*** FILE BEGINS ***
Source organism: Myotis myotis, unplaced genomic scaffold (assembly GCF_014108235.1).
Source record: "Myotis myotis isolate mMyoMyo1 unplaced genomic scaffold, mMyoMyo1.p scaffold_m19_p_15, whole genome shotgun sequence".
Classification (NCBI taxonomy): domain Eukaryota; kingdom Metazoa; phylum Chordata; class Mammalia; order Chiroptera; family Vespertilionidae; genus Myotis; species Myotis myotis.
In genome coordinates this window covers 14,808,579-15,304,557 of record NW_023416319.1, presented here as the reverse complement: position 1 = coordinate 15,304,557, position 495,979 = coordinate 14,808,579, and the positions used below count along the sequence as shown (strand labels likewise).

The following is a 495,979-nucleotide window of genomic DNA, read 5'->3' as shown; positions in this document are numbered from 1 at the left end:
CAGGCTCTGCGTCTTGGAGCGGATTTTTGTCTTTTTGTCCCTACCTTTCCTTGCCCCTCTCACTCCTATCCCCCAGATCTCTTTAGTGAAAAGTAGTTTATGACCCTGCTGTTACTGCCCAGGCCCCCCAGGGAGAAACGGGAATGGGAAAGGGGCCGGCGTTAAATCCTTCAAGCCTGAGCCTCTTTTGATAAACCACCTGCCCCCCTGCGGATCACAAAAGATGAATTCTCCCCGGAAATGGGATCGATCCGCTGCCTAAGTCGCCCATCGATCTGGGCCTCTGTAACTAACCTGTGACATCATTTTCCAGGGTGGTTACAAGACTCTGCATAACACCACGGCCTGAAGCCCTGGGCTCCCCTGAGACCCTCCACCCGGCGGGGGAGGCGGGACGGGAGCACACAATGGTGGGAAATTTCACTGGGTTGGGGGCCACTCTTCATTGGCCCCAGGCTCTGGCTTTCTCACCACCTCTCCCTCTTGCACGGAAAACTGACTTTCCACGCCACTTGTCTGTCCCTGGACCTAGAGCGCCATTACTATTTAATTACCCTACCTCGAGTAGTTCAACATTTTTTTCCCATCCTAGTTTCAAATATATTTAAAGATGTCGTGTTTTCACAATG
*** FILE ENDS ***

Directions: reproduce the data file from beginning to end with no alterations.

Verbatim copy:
Source organism: Myotis myotis, unplaced genomic scaffold (assembly GCF_014108235.1).
Source record: "Myotis myotis isolate mMyoMyo1 unplaced genomic scaffold, mMyoMyo1.p scaffold_m19_p_15, whole genome shotgun sequence".
Classification (NCBI taxonomy): domain Eukaryota; kingdom Metazoa; phylum Chordata; class Mammalia; order Chiroptera; family Vespertilionidae; genus Myotis; species Myotis myotis.
In genome coordinates this window covers 14,808,579-15,304,557 of record NW_023416319.1, presented here as the reverse complement: position 1 = coordinate 15,304,557, position 495,979 = coordinate 14,808,579, and the positions used below count along the sequence as shown (strand labels likewise).

The following is a 495,979-nucleotide window of genomic DNA, read 5'->3' as shown; positions in this document are numbered from 1 at the left end:
CAGGCTCTGCGTCTTGGAGCGGATTTTTGTCTTTTTGTCCCTACCTTTCCTTGCCCCTCTCACTCCTATCCCCCAGATCTCTTTAGTGAAAAGTAGTTTATGACCCTGCTGTTACTGCCCAGGCCCCCCAGGGAGAAACGGGAATGGGAAAGGGGCCGGCGTTAAATCCTTCAAGCCTGAGCCTCTTTTGATAAACCACCTGCCCCCCTGCGGATCACAAAAGATGAATTCTCCCCGGAAATGGGATCGATCCGCTGCCTAAGTCGCCCATCGATCTGGGCCTCTGTAACTAACCTGTGACATCATTTTCCAGGGTGGTTACAAGACTCTGCATAACACCACGGCCTGAAGCCCTGGGCTCCCCTGAGACCCTCCACCCGGCGGGGGAGGCGGGACGGGAGCACACAATGGTGGGAAATTTCACTGGGTTGGGGGCCACTCTTCATTGGCCCCAGGCTCTGGCTTTCTCACCACCTCTCCCTCTTGCACGGAAAACTGACTTTCCACGCCACTTGTCTGTCCCTGGACCTAGAGCGCCATTACTATTTAATTACCCTACCTCGAGTAGTTCAACATTTTTTTCCCATCCTAGTTTCAAATATATTTAAAGATGTCGTGTTTTCACAATG